Check out the link below for the details!


What do I do if I find archaeological sites or artifacts in British Columbia?

Q and A

Recently, internet postings by some enthusiastic artifact hunters were brought to the attention of the Archaeological Society of British Columbia. The reason this is a concern for the ASBC is that these postings provide a public platform that could encourage others to inadvertently or deliberately damage First Nations archaeological sites in a quest for artifacts. Many of the replies and postings have a competitive tone and, in some cases, artifacts were even being offered as prizes.

Since our formation in 1966 the ASBC has fielded many reports of individuals digging and or possessing artifacts. Our mandate as an organization is to provide information that will help to preserve our archaeological record in British Columbia. We hope some of the following information and links will provide a starting point.

The ASBC realizes there are many collectors throughout British Columbia and those people range from the very knowledgeable and responsible to those who would willingly destroy sites to obtain saleable artifacts. This situation isn’t unique to BC. In many parts of the world professional archaeologists and so called “pot hunters” often clash. However, in most situations where a good dialogue is initiated there can be tremendous benefits. Typically, collectors already have a strong interest in history and with the right information they can become valuable sources of knowledge and key allies to protect archaeological resources.

So, what does the British Columbia Heritage Conservation Act say about archaeological sites?

The following excerpts are from the Heritage Protection Section of the Act

(2) Except as authorized by a permit issued under section 12 or 14, or an order issued under section 14, a person must not do any of the following:

(d) damage, excavate, dig in or alter, or remove any heritage object from, a site that contains artifacts, features, materials or other physical evidence of human habitation or use before 1846;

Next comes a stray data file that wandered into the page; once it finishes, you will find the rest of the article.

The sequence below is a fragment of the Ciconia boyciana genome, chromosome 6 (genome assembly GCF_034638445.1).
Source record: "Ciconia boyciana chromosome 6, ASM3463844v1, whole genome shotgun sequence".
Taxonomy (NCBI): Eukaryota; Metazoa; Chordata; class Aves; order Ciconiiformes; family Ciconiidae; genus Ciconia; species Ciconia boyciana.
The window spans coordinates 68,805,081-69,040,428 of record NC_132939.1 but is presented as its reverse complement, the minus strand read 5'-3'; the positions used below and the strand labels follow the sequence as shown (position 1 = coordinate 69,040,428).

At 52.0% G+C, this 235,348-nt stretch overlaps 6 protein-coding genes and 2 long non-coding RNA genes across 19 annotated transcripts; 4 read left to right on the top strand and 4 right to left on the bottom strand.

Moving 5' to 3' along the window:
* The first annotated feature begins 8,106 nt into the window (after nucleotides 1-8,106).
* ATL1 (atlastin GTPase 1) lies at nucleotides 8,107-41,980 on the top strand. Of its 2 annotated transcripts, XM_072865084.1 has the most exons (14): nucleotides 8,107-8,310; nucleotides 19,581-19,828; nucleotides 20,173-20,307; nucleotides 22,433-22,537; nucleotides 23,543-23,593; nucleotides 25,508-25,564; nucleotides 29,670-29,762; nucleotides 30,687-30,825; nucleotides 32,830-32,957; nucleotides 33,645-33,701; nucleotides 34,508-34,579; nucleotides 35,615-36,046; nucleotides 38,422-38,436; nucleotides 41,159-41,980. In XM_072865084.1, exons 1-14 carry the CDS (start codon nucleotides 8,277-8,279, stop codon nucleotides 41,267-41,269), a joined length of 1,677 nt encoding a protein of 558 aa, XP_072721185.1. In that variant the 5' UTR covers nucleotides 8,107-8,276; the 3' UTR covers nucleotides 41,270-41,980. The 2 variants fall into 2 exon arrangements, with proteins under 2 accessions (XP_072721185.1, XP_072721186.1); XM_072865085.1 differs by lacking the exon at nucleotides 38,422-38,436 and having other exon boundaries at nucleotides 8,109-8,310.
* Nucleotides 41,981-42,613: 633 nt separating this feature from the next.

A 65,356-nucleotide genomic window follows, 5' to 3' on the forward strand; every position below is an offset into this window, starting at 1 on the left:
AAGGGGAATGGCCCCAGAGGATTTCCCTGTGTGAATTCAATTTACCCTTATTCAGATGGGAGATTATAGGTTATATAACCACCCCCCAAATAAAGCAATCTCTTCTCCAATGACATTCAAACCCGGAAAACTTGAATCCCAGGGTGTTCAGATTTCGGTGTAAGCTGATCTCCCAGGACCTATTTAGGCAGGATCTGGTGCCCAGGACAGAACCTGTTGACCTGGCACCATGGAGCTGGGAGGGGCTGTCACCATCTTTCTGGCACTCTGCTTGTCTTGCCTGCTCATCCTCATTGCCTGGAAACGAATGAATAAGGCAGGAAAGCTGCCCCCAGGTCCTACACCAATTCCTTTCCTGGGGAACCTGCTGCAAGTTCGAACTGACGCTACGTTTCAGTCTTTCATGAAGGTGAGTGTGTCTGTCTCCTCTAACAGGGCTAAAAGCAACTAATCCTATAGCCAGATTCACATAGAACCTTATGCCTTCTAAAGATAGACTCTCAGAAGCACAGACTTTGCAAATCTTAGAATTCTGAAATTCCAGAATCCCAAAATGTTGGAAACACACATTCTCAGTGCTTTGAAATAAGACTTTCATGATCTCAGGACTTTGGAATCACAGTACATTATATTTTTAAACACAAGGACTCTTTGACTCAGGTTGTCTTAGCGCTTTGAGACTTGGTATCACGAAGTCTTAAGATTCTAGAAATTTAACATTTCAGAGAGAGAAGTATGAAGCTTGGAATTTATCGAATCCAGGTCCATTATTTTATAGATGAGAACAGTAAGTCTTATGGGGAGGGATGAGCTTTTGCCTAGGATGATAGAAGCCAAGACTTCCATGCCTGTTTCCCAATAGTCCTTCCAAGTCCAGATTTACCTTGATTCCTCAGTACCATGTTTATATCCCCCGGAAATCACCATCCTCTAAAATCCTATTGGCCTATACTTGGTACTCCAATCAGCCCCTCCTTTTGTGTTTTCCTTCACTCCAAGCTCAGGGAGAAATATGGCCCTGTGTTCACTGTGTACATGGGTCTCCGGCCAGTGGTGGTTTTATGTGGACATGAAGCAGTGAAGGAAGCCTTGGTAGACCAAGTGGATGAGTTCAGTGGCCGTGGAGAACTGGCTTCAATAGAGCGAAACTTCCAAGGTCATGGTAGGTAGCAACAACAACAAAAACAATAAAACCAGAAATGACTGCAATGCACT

(f) damage, excavate, dig in or alter, or remove any heritage object from, an archaeological site not otherwise protected under this section for which identification standards have been established by regulation;

(g) damage, excavate, dig in or alter, or remove any heritage object from, a site that contains artifacts, features, materials or other physical evidence of unknown origin if the site may be protected under paragraphs (b) to (f);

The act makes it clear digging or collecting from a pre-1846 archaeological site is contrary to the law. Even if the age of the site is undetermined and may predate 1846 the act would also apply.

Archaeological sites in British Columbia that are clearly post 1846 such as gold rush sites are not offered protection unless otherwise designated.

Please note: The ASBC is not offering legal advice, we are simply quoting the act which can be read in its entirety at the following URL: http://www.bclaws.ca/Recon/document/ID/freeside/00_96187_01

Question and Answers:

Question: What do I do if I find and artifact?

Answer: The Archaeology Branch addresses this question on their website.

Why You Should Report Finds:
Every year in British Columbia, significant archaeological artifacts and sites are discovered by people out hiking, digging in their garden, or simply going about their work. When reported to an appropriate agency such as the Archaeology Branch, new archaeological information can make a valuable contribution to our understanding of the history of our province and prevent the destruction of important cultural resources.
Procedures for Reporting Finds
If you think you have discovered an archaeological site, please contact the Archaeology Branch by telephone at (250) 953-3334.
You also may want to contact the archaeology or anthropology department of your closest university or college, as they may be able to give you some insights into what you have found.
Additionally, you may want to contact a professional archaeologist. For information on archaeologists who provide assessment services, you can contact the BC Association of Professional Archaeologists, or look in the yellow pages of your telephone directory under ‘Archaeologists.’